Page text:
Praise poured in from all quarters today as President George W. Bush signed into law a bill that bans lead paint and phthalates in products intended for children under the age of 12 - the strictest such law in the world.
The record-setting 448 product recalls last year - about half of them for children's products - drove the bill through the legislative process. The Consumer Product Safety Improvement Act of 2008 passed both houses of Congress late last month with overwhelming majorities.
The legislation reauthorizes the Consumer Product Safety Commission for FYs 2010-2014 and expands the commission's role in ensuring the safety of consumer products, especially those designed for children.
House Speaker Nancy Pelosi, a California Democrat, said today that the new law would give parents peace of mind. "This landmark law will strengthen our ability to prevent unsafe toys from being sold, remove from the shelves more quickly products that are found to be harmful, and increase fines and penalties for violating product safety laws," Pelosi said.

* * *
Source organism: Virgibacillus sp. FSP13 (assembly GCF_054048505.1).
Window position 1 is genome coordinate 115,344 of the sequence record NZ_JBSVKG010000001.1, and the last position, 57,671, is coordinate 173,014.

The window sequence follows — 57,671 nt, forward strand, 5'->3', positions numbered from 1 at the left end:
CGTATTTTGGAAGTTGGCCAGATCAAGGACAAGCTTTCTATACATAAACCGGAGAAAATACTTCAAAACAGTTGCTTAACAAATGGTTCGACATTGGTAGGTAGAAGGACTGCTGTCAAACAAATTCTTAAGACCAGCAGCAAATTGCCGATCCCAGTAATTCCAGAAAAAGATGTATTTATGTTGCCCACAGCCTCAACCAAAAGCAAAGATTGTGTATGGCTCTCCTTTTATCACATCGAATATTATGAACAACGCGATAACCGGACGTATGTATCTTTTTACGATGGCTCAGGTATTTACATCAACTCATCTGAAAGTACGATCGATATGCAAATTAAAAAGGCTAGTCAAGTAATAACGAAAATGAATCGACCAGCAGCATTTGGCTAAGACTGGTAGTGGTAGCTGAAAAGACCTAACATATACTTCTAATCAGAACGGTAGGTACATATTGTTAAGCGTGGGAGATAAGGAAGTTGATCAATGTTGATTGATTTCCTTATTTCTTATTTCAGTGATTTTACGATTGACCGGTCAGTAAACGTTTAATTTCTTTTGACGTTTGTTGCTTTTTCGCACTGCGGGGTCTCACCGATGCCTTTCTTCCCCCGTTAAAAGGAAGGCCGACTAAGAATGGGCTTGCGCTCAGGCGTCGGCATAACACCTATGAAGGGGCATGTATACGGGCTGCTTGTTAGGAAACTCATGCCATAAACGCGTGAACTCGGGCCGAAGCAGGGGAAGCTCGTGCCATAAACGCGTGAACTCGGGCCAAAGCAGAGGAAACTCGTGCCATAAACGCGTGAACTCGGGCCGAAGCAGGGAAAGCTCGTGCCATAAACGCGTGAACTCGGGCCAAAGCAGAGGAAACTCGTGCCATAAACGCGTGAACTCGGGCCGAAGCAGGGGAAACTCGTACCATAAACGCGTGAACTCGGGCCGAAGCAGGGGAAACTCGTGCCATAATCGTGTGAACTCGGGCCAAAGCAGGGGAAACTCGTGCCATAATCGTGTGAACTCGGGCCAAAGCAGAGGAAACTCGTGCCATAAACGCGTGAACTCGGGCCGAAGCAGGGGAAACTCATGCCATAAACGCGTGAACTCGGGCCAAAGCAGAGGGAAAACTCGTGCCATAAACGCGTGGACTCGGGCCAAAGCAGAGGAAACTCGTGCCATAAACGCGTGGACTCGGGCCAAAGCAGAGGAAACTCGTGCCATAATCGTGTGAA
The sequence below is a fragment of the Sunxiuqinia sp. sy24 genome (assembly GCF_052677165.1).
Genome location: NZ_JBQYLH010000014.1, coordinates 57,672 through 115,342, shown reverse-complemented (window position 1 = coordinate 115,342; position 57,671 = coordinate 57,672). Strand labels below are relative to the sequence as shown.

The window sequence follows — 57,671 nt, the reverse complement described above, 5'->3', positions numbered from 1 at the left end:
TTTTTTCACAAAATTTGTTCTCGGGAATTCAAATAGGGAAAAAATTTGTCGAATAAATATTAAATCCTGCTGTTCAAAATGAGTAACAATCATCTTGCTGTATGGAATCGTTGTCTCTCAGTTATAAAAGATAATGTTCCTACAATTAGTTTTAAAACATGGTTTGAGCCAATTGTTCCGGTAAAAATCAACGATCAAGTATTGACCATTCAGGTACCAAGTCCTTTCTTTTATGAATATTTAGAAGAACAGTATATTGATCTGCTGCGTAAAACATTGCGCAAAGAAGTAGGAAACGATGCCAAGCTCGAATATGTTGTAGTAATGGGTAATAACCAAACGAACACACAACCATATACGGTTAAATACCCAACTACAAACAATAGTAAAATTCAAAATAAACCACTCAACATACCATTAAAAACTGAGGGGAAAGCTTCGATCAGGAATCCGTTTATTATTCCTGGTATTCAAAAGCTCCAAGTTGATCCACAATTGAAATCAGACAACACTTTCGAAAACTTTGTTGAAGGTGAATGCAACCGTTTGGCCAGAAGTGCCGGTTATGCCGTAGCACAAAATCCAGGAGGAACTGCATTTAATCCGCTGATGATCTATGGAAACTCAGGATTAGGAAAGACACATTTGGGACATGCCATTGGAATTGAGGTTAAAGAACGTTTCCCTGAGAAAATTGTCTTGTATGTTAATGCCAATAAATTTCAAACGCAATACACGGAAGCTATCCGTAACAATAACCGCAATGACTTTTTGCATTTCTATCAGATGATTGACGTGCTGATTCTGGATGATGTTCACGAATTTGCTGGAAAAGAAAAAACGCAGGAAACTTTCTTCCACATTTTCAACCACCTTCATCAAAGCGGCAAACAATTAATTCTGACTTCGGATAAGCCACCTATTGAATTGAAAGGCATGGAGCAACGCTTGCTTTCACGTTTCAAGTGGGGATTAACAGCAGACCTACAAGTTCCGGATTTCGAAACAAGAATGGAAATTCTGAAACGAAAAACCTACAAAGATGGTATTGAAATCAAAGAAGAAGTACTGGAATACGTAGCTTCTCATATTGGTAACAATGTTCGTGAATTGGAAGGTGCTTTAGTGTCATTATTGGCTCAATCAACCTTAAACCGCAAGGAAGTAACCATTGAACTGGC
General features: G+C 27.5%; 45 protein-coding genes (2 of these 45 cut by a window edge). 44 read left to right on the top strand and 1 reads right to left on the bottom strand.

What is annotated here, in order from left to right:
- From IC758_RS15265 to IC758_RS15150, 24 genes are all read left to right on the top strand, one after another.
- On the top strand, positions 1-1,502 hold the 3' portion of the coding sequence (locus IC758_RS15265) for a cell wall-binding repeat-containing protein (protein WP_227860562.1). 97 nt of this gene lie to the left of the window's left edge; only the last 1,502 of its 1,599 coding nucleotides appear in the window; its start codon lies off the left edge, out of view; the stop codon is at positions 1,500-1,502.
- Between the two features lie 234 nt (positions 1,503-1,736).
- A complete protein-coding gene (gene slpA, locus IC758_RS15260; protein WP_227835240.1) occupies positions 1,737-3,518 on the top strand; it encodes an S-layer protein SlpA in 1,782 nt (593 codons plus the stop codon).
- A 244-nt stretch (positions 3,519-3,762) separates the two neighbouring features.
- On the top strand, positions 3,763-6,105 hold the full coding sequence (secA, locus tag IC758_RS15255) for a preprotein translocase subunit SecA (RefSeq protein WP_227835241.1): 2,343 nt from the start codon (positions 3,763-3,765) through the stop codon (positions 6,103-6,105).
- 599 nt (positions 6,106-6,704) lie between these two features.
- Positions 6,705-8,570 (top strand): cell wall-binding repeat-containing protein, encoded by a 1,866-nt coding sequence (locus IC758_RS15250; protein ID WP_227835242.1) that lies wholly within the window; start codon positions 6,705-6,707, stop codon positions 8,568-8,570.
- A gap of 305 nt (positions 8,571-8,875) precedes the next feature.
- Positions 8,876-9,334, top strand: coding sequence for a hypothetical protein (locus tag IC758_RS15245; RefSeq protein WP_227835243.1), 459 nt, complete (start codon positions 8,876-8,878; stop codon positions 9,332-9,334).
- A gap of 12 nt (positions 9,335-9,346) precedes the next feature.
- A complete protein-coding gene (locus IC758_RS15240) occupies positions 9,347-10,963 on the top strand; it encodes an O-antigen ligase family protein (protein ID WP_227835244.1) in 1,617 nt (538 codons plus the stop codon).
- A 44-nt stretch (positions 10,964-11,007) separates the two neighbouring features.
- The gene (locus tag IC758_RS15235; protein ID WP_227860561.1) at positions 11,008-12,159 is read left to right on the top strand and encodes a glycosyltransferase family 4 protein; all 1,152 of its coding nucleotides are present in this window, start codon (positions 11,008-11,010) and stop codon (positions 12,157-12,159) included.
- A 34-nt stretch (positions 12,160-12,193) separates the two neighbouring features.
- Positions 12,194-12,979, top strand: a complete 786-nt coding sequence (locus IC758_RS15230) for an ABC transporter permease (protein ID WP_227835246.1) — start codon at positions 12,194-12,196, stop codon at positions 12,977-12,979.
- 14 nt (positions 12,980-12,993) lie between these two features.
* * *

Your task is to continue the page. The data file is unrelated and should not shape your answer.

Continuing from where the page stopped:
Senator Mark Pryor, an Arkansas Democrat who authored the legislation said it would "keep toxic toys and other dangerous products out of our homes."
"This new law hands back the reins to the CPSC, our consumer watchdog agency, by giving it the necessary authority and resources to patrol today's global marketplace," Pryor said.
"We also require more responsibility from manufacturers and retailers, and stiffen the penalties if they fail to meet higher safety standards. From the factory floor to the store shelves, there are dozens more new safeguards that we've built in place to prevent unnecessary injuries and fatalities," Pryor said.
Congressman Bobby Rush of Illinois sponsored the bill in the House. "Congress is united in its effort to make children's products safer by establishing a tough new ban on toxic toys and revitalizing the Consumer Product Safety Commission," said Rush on August 1. "We have taken a big step towards reestablishing consumer safety and consumer confidence."